The US Energy Information Administration this week published a very useful guide to flows through the Strait of Hormuz, the channel between the Persian/Arabian Gulf and the Gulf of Oman, which is “the world’s most important oil transit chokepoint”. Last year about 21m barrels a day, about 21 per cent of world petroleum liquids consumption, and about a third of global liquefied natural gas trade, was shipped through the strait. The principal exporters that use it are Saudi Arabia, Iraq, Kuwait, the United Arab Emirates and Iran. The flows increased over the past five years, in particular because of higher exports from Iraq and Iran.
The principal destinations for oil from the Gulf, meanwhile, are in Asia. About 65 per cent of all the crude and condensate passing through the Strait of Hormuz went to just five markets last year: China, India, Japan, South Korea and Singapore. Even though two tankers were attacked in the Gulf of Oman last week, the oil market has generally taken a relatively relaxed view of the threat to global supplies.
The rising tensions in the Gulf have complicated plans for the next meetings of ministers from Opec countries and their allies including Russia. Crown Prince Mohammed bin Salman of Saudi Arabia said last weekend that his kingdom did not want war, “but we will not hesitate to deal with any threat to our people, sovereignty and vital interests”. In that atmosphere, Opec talks with both Iran and Saudi Arabia at the table are bound to be at least a little fraught.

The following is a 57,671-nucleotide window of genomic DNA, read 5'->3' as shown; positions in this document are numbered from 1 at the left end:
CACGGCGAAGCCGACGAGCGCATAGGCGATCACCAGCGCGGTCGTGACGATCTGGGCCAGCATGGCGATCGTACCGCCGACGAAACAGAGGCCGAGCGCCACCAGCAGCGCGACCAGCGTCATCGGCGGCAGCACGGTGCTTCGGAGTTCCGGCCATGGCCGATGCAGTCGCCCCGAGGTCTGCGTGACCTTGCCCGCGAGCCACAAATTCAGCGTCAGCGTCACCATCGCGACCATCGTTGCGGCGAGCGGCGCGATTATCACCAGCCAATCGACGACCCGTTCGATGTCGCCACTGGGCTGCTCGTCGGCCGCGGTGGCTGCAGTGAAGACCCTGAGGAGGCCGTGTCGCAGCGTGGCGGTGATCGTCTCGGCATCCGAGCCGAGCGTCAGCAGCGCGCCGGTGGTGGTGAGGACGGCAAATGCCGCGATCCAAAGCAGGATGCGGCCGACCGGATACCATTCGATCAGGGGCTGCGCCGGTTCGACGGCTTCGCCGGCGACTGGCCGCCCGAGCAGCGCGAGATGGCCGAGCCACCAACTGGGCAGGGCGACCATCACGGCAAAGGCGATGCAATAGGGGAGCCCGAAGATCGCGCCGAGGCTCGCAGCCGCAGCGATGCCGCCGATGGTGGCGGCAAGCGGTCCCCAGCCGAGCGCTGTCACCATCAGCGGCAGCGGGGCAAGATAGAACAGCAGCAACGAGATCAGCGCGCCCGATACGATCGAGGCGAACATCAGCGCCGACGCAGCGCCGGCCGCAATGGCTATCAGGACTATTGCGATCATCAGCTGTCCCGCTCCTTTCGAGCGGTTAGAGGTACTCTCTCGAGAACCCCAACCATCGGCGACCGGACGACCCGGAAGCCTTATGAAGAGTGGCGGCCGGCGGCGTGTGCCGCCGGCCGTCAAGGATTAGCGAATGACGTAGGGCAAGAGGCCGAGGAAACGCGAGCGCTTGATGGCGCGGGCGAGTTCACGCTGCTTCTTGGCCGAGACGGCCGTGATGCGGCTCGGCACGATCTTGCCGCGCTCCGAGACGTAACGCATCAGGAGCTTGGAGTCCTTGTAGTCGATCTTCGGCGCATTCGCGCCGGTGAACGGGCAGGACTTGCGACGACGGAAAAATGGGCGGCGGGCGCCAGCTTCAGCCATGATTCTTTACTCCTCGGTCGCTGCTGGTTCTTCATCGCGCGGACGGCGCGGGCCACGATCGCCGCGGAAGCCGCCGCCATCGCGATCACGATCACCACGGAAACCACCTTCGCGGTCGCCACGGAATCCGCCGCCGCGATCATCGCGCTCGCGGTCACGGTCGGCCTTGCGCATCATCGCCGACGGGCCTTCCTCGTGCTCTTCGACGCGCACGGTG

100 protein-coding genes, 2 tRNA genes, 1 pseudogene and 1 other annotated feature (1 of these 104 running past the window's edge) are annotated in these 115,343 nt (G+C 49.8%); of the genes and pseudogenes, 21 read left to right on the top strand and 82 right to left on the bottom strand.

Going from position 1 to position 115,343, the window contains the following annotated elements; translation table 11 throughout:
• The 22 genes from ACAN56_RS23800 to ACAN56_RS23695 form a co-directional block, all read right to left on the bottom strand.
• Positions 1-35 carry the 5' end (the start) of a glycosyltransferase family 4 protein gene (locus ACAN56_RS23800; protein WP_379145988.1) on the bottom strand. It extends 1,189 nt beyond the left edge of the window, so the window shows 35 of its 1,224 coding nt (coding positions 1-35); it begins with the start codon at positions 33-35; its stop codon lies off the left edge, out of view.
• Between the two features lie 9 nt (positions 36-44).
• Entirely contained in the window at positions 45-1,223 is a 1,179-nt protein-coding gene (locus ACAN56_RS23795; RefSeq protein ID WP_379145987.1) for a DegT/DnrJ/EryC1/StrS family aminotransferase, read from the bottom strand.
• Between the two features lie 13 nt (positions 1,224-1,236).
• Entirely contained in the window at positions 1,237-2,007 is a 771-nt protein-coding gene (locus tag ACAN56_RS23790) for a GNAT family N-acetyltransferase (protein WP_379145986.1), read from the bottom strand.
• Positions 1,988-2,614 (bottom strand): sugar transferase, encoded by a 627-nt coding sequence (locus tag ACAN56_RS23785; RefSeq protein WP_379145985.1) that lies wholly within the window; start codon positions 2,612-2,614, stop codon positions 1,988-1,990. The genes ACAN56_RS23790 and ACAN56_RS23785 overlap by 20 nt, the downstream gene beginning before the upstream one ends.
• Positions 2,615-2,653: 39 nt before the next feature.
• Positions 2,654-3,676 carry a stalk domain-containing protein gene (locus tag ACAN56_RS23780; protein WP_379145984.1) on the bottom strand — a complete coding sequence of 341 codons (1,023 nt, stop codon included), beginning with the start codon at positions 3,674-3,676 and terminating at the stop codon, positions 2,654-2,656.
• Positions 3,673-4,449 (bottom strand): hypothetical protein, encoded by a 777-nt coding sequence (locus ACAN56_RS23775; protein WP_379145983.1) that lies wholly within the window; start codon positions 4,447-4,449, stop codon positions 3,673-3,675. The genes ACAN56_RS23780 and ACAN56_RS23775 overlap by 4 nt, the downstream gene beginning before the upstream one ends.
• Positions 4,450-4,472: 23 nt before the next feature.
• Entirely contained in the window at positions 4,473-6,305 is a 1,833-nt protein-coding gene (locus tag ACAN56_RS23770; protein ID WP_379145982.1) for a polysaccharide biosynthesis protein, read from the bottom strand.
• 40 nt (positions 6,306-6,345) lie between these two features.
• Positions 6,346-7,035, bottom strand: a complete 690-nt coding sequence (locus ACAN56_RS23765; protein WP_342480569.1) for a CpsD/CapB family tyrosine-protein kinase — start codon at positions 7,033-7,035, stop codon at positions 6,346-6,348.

Britain’s renewable energy boom
The milestones have been passing quickly as Britain’s electricity system shifts away from coal and towards renewable energy. In 2017 the country had its first full day without coal-fired power since 1882, then in May this year it had its first week. Then in late May and early June the country went for 18 consecutive days without coal-fired power until the evening of June 4. There was speculation that the return of the popular television show Love Island could have led to a small bump in demand that meant coal generation was needed.
Now Britain is on course for another landmark: this year it is set to generate more of its electricity from zero-carbon sources than from fossil fuels, for the first time since the industrial revolution. National Grid, which owns the electricity transmission system in England and Wales, said that in the first four months of the year, zero-carbon sources — meaning nuclear, hydro, wind and solar — had provided more of Britain’s power than coal and gas, and said it expected that trend to continue for the rest of the year. A chart on the National Grid’s website showed how dramatically the generation mix has changed since 2010. The green line rising is the share of zero-carbon energy, and the falling red line is coal-fired and gas-fired power.
Source: “The Week in Energy: The Oil Chokepoint”, Financial Times